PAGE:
In 30 BC, the Romans replaced the Ptolemies as rulers of Egypt. At that time, King Teriteqas reigned in Meroe and he did not agree with the invasion of his borders nor with the excessive increase in taxes to be paid to the Romans, entering into confrontation with the Roman armies. The Romans deployed their forces expanding South to gain access to the gold mines of Wādī Allāqi, which was located to the SE of a region called Dōdekaschoinos, in Nubia. Soon a revolt broke out in Thebes against the Roman policy of excessive taxation and was evidently supported by the Meroitics. King Teriteqas must have died in this rebellion, because according to reports, Queen Amanirenas remained in power as regent to her son Akinadad. According to Strabōn, Amanirenas was a warrior–queen who ruled the Kingdom of Cush and Meroe between 40 and 10 BC. She was known as the Queen Mother (Candace) and was one of the most famous queens of Meroe. During his reign, the Roman Emperor Cæsar Augustus made of Egypt one of the Provinces of Rome and intended to expand this province towards the South, but Amanirenas tried to prevent this expansion. She invaded Philæ, where she plundered the city and took with her to Meroe the head of a statue of bronze of Emperor Augustus. The Romans fought back and conquered Napata, killing the heir to the throne Akinadad. After a period of war, an agreement was reached between the parties; the emperor withdrew his armies, reimbursed the Cushites for their lands and exempted them from taxation. On the other hand, the Cushites gave him access to the region of Wādī Allāqi.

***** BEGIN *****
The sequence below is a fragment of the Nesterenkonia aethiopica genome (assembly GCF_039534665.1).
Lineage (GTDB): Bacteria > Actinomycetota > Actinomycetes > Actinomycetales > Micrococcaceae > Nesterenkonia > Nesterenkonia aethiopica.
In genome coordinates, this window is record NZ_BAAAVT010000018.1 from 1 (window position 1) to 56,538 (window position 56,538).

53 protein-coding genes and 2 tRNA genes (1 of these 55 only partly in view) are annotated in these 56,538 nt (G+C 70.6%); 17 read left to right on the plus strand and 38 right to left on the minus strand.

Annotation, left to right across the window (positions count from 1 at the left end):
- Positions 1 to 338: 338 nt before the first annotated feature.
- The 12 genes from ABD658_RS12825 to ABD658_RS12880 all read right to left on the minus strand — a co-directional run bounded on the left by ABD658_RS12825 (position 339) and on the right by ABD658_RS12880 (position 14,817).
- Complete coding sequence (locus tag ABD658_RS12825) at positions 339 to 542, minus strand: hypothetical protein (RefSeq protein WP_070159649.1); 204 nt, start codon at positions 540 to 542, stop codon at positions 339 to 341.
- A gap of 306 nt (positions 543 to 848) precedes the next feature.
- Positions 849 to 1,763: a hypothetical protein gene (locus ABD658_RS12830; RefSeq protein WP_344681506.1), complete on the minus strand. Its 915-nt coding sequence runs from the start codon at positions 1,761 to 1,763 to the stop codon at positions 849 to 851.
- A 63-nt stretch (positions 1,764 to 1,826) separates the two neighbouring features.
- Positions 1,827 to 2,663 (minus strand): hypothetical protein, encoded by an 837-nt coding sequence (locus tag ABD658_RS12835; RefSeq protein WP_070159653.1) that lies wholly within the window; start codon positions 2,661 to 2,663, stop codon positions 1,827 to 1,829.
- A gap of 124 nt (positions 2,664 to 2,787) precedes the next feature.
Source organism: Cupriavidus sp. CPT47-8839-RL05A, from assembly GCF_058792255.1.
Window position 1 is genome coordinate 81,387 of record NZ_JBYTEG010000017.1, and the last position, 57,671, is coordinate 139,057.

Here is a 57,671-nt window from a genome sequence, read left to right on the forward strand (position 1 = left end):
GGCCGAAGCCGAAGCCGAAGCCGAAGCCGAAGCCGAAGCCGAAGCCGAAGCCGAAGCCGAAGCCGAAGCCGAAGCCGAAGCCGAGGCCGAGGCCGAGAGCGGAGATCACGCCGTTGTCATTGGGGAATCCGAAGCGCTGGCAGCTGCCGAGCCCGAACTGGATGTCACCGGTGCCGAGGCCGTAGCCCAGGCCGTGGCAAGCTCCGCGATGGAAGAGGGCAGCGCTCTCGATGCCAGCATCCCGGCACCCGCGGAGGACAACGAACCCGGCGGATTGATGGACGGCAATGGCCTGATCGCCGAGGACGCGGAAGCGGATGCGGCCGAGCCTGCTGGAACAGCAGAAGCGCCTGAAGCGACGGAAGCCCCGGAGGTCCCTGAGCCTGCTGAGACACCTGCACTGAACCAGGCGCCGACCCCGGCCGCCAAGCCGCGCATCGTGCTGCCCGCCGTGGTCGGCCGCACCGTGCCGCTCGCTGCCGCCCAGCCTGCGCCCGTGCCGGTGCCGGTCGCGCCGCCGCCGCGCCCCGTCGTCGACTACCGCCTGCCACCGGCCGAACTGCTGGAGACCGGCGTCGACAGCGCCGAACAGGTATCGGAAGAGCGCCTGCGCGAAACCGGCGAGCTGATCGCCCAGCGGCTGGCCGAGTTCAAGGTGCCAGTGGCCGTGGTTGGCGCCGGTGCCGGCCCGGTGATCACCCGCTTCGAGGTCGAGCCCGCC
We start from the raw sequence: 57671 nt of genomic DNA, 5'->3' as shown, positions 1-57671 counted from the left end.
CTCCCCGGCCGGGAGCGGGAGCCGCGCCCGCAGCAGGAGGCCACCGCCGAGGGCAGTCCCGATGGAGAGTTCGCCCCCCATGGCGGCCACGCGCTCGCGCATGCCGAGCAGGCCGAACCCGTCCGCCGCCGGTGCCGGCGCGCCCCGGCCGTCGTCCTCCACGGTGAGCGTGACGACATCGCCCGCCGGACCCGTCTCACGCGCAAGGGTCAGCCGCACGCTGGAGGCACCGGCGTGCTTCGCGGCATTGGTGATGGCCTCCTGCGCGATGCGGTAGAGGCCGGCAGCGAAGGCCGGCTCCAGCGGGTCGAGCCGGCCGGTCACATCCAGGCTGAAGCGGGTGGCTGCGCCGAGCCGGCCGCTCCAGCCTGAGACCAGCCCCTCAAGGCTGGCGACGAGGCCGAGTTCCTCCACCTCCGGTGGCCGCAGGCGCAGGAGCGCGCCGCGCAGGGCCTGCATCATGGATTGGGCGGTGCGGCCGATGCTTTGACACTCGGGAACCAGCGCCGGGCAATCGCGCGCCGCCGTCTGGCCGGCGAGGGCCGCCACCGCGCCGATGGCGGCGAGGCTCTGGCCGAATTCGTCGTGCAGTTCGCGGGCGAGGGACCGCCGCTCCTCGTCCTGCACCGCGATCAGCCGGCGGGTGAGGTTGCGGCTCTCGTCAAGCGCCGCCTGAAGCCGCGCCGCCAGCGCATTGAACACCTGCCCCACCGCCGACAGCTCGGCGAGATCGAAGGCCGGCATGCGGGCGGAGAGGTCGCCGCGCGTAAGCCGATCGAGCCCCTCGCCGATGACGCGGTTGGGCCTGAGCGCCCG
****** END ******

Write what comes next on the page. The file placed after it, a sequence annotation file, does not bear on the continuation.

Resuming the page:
Maravelia, Alicia:

Book Review: Astronomy of Ancient Egypt: A Cultural Perspective

BOOK REVIEW: BELMONTE, Juan–Antonio & LULL, José: Astronomy of Ancient Egypt: A Cultural Perspective (Orchiston, W. et al., eds), Cham, Switzerland (Springer / Historical & Cultural Astronomy Series) 12023, 588 + xxxviii pages, ISBN 978–3–031–11828–9.

Sadek el-Gendi, Sherin:

Book Review: Two Thousand Years of Coptic Christianity

BOOK REVIEW: MEINARDUS, OTTO F.A.: Two Thousand Years of Coptic Christianity, Cairo–New York (American University in Cairo Press) 2015, 344 + viii pages, ISBN 978–9–7741–6745–4.

Sadek el-Gendi, Sherin:

Book Review: The Red Monastery Church: Beauty and Asceticism in Upper Egypt

BOOK REVIEW: BOLMAN, ELIZABETH S.: The Red Monastery Church: Beauty and Asceticism in Upper Egypt, New Haven and London (Yale University Press) 2016, 390 + xxxix pages, ISBN 978–0–3002–1230–3.

Codebò, Mario:

Book Review: 9 Avril 30 après J.–C.: La Date de la Résurrection de Jésus Christ